The failure of an air traffic control system has led to the number of flights in English airspace being restricted.
The UK National Air Traffic Service (NATS) has restricted the number of flights across the south of England to "maintain safety".
According to air transport expert David Kaminski-Morrow the restrictions are in place after the failure of a NATS conflict-alert system.
The technical issues were triggered by a "problem with a flight plan" entered into a system according to a spokeswoman for NATS.
"NATS is experiencing technical problems at our Swanwick control centre and we are working to restore full operations," said an official statement from NATS.
"We regret any inconvenience this may cause however our first priority will always be the safety of the flying public.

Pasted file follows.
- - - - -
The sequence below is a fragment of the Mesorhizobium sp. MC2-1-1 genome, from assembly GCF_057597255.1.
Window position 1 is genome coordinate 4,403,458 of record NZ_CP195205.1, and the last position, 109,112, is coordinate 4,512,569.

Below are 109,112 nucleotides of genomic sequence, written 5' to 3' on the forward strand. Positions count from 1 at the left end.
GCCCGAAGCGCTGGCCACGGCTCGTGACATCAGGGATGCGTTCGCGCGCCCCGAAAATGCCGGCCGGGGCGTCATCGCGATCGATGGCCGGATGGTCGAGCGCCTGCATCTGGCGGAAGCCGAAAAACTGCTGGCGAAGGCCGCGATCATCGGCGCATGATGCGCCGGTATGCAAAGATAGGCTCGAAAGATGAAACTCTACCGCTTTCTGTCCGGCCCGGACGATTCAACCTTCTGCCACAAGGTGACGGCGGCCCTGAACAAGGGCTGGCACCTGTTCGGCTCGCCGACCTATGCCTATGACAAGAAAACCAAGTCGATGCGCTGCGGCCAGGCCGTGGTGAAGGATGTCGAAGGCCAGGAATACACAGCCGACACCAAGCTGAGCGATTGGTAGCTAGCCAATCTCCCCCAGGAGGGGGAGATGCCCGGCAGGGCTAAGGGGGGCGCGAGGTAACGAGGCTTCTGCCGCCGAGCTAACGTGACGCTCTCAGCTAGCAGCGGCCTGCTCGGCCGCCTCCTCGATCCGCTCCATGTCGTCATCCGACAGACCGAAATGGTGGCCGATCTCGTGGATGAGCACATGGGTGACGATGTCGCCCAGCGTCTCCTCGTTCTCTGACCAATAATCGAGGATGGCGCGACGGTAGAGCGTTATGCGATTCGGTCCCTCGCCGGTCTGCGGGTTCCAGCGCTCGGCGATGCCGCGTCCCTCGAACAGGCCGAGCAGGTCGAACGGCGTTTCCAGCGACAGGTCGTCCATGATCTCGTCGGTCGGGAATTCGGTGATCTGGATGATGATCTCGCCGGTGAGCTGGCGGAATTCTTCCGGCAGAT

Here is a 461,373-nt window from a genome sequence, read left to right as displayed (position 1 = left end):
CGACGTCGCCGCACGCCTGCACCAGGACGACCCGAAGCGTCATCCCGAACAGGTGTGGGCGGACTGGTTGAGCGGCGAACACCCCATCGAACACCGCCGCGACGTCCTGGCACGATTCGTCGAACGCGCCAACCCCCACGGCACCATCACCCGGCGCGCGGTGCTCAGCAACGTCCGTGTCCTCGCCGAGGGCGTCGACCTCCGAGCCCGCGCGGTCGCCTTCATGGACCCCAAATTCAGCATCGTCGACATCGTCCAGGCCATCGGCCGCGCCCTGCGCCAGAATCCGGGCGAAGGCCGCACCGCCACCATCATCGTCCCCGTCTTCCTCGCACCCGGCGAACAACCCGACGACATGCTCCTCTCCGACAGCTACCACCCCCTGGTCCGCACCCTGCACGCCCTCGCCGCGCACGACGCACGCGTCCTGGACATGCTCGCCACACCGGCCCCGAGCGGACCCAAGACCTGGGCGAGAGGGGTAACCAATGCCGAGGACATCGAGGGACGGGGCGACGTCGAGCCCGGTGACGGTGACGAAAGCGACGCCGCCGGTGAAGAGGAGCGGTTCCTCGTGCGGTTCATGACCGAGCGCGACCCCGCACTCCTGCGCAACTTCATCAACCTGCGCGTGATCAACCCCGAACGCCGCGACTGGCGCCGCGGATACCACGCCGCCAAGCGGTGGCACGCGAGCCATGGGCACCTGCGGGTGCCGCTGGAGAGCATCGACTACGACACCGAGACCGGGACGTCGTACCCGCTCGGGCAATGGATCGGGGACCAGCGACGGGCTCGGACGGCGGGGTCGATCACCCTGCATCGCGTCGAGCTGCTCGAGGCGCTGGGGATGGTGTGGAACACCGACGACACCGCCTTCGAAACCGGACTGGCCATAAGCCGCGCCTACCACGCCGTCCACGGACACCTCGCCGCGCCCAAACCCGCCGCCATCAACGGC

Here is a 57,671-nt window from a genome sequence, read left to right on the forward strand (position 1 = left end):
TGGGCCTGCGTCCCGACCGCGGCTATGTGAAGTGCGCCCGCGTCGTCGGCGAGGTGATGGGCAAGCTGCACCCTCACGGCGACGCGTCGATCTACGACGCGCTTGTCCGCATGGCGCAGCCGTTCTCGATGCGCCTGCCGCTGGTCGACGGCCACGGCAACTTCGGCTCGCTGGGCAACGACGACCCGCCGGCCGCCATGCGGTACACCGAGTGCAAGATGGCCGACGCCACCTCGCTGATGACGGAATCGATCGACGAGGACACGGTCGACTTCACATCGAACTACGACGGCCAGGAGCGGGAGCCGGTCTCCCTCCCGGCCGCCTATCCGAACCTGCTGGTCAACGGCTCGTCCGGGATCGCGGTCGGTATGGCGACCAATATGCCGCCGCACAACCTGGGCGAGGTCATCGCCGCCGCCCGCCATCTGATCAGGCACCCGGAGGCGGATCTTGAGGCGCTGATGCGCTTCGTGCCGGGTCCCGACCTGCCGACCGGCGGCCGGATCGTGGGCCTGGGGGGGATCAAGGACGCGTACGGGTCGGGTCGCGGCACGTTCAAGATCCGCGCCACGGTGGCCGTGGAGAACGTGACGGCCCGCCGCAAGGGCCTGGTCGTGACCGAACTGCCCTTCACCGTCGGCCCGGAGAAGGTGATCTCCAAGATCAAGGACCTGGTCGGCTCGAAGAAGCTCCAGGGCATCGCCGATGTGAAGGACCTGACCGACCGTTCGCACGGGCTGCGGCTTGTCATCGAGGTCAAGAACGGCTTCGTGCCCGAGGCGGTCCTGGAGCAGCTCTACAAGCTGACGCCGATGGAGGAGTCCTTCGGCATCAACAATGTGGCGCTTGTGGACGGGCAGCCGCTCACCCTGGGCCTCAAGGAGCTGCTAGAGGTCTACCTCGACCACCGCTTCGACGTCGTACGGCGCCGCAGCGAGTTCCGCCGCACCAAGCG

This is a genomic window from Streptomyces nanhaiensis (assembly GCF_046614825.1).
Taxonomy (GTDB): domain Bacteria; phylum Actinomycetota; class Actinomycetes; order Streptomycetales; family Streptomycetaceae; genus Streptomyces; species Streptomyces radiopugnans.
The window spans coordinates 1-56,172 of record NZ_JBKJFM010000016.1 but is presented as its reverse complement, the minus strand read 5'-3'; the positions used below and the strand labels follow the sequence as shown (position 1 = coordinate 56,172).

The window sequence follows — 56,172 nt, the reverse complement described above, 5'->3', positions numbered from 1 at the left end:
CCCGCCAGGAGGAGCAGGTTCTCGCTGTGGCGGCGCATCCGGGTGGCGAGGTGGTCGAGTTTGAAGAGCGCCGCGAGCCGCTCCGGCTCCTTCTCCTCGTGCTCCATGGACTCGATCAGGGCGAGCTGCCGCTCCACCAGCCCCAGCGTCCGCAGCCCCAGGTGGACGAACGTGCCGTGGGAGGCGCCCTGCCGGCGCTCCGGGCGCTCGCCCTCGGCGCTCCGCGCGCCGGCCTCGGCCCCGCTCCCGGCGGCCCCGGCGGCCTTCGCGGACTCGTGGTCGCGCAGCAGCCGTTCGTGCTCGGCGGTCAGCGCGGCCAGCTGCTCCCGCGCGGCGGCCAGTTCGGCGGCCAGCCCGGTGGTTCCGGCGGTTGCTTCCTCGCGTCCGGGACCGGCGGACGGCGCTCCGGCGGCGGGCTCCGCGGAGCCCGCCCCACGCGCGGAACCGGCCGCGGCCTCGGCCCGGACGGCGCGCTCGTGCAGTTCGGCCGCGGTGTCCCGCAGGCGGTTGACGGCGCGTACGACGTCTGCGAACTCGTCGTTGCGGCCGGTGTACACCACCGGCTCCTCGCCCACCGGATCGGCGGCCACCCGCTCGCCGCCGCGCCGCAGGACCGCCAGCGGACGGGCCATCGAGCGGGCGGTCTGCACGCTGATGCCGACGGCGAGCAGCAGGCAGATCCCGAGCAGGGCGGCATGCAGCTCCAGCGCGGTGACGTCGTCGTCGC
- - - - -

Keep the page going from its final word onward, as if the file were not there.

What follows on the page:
"NATS is taking every step to restore services and has contingency plans in place to minimise any disruption."
NATS provides air traffic navigation services to aircraft flying through UK controlled airspace and at several UK and international airports. Its website said it handled 7,086 flights on Monday.
The heaviest restrictions appear to be in airspace in the South West of England, the mainland from Southampton westwards and also including Jersey, with minor restrictions in the South East. Flights from UK's largest airport Heathrow are reported to be unaffected, while a Gatwick spokesperson said there are minor delays on some flights, particularly those to Jersey.
UPDATE (12.35pm) - NATS says it has corrected the problem and operations are now returning to normal.
The service is "working with the airports, airlines and Eurocontrol to clear the backlog of flights to ensure disruption is kept to a minimum".
Delays stemming from the fault have generally been limited to 20 minutes, it said.
Eurocontrol, the European Organisation for the Safety of Air Navigation, says restrictions will be in place until 4.40pm British time due to a backlog of air traffic.